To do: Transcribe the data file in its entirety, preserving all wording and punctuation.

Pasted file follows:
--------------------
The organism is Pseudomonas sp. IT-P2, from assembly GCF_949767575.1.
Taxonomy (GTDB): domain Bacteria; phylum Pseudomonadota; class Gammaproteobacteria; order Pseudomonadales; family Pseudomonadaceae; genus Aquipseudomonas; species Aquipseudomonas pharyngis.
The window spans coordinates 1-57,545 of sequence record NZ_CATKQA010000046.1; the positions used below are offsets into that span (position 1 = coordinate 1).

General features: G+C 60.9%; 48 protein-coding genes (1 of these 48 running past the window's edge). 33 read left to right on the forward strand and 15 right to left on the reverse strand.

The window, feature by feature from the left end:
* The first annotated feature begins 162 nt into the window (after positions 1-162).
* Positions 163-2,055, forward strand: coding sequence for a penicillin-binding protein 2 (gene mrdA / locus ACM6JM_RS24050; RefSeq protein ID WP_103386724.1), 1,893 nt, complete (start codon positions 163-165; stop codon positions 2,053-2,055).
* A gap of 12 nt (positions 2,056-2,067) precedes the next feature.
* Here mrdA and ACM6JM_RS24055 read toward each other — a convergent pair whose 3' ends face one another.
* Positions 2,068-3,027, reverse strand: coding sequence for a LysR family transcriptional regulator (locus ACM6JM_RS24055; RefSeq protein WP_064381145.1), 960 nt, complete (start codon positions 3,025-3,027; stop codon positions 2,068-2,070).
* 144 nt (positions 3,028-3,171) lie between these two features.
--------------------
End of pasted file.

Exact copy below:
The organism is Pseudomonas sp. IT-P2, from assembly GCF_949767575.1.
Taxonomy (GTDB): domain Bacteria; phylum Pseudomonadota; class Gammaproteobacteria; order Pseudomonadales; family Pseudomonadaceae; genus Aquipseudomonas; species Aquipseudomonas pharyngis.
The window spans coordinates 1-57,545 of sequence record NZ_CATKQA010000046.1; the positions used below are offsets into that span (position 1 = coordinate 1).

General features: G+C 60.9%; 48 protein-coding genes (1 of these 48 running past the window's edge). 33 read left to right on the forward strand and 15 right to left on the reverse strand.

The window, feature by feature from the left end:
* The first annotated feature begins 162 nt into the window (after positions 1-162).
* Positions 163-2,055, forward strand: coding sequence for a penicillin-binding protein 2 (gene mrdA / locus ACM6JM_RS24050; RefSeq protein ID WP_103386724.1), 1,893 nt, complete (start codon positions 163-165; stop codon positions 2,053-2,055).
* A gap of 12 nt (positions 2,056-2,067) precedes the next feature.
* Here mrdA and ACM6JM_RS24055 read toward each other — a convergent pair whose 3' ends face one another.
* Positions 2,068-3,027, reverse strand: coding sequence for a LysR family transcriptional regulator (locus ACM6JM_RS24055; RefSeq protein WP_064381145.1), 960 nt, complete (start codon positions 3,025-3,027; stop codon positions 2,068-2,070).
* 144 nt (positions 3,028-3,171) lie between these two features.